During the 1990s, corporate governance became a hot issue in all of the advanced ecomies. For decades, major business corporations had reinvested earnings and developed long-term relations with their labour forces as they expanded the scale and scope of their operations. As a result, these corporations had made themselves central to resource allocation and ecomic performance in the national ecomies in which they had evolved. Then, beginning in the 1980s and picking up momentum in the 1990s, came the contests for corporate control. Previously silent stockholders, w empowered by institutional investors, demanded that corporations be run to 'maximize shareholder value'. In the United States many, if t most, top corporate executives have w embraced this ideology. In this highly original book, Mary O'Sullivan provides a critical analysis of the theoretical foundations for the shareholder value principle of corporate governance and for the alternative perspective that corporations should be run in the interests of 'stakeholders'. She embeds her arguments on the relation between corporate governance and ecomic performance in historical accounts of the dynamics of corporate growth in the United States and Germany over the course of the twentieth century. O'Sullivan explains the emergence and consequences of 'maximizing shareholder value' as a principle of corporate governance in the United States over the past two decades, and provides unique insights into the contests for corporate control that have unfolded in Germany over the past few years.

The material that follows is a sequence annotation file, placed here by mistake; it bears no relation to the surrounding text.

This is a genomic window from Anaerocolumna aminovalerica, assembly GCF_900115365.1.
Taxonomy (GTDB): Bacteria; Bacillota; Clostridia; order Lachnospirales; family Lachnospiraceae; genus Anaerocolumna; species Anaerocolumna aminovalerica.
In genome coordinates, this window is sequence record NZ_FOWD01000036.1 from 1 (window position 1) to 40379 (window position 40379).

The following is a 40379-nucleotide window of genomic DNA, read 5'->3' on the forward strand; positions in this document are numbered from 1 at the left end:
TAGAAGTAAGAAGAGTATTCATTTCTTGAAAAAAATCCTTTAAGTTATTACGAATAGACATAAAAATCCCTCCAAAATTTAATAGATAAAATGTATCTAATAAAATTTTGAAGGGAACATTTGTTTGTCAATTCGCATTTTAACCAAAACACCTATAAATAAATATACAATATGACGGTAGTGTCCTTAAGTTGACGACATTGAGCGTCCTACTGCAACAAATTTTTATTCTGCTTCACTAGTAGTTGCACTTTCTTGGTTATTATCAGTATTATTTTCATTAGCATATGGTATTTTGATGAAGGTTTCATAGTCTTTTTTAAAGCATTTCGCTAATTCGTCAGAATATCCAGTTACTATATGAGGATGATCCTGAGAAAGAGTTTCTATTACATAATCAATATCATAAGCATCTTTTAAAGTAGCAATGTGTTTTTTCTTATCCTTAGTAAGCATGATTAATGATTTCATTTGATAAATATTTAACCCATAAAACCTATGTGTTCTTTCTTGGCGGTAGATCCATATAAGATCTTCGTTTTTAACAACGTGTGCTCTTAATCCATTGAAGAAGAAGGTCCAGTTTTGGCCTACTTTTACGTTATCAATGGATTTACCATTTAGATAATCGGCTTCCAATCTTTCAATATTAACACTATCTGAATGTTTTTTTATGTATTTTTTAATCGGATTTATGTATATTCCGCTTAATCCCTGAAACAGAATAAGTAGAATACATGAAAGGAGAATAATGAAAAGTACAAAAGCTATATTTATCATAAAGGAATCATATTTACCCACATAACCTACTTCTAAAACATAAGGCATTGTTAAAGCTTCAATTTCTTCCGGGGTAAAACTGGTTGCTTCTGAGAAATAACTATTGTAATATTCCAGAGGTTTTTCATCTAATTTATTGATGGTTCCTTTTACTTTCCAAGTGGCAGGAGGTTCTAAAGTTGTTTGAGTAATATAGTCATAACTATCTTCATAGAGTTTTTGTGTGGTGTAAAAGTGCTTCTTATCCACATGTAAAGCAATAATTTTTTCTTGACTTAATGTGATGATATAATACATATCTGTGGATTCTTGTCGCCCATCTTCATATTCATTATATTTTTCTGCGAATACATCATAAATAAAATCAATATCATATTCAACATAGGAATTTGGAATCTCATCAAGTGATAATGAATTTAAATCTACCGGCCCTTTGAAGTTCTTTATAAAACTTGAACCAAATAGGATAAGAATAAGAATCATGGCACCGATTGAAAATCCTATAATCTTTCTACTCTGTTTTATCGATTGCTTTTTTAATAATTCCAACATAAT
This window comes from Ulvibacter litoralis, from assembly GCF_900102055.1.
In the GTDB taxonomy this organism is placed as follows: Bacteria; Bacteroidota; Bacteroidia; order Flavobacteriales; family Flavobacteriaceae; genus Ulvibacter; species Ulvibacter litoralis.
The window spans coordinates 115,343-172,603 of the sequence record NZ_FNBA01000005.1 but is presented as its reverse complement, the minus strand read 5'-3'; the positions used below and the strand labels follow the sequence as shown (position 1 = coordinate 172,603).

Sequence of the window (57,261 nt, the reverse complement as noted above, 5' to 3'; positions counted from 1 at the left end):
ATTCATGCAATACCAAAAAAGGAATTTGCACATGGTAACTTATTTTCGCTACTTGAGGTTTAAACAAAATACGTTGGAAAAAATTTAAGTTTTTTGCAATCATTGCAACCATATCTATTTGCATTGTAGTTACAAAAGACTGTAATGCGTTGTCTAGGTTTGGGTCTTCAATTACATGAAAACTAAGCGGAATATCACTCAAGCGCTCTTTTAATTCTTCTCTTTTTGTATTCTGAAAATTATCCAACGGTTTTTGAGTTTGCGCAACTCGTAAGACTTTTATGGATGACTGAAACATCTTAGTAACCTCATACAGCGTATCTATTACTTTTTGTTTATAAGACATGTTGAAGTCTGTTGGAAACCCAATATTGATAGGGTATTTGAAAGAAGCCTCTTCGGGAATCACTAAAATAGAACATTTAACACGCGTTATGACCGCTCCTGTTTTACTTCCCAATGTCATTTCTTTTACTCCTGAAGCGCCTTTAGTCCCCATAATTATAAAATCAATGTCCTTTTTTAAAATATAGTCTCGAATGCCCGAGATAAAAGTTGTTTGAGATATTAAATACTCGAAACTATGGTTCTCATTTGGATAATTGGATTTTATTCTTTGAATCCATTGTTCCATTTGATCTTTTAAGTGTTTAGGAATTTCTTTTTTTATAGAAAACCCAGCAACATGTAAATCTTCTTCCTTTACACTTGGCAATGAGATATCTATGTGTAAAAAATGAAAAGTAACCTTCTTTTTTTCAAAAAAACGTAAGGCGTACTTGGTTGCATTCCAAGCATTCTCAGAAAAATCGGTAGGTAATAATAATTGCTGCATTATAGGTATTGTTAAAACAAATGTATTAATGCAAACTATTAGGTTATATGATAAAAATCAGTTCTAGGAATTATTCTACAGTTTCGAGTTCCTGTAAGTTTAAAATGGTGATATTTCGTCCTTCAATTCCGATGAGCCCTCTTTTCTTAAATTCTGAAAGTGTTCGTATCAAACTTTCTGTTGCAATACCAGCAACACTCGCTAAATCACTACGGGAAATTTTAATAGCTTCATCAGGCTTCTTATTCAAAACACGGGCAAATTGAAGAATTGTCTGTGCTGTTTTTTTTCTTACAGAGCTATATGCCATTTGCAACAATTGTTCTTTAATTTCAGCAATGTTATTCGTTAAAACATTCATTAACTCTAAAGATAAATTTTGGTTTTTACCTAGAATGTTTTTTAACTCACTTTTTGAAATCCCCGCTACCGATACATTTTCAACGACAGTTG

Mary A. O'Sullivan is an Assistant Professor of Strategy and Management at INSEAD, France. She received her undergraduate degree in 1988 from University College Dublin and then worked at McKinsey and Company, Inc. in London. She subsequently received an MBA from Harvard Business School and a Ph.D. in Business Economics from Harvard University. O'Sullivan has been a Visiting Scholar at the University of Tokyo and she is a Research Associate at both the STEP Group in Oslo and the Levy Institute in New York. She is currently co-directing a project funded by the European Commission on 'Corporate Governance, Innovation, and Economic Performance'.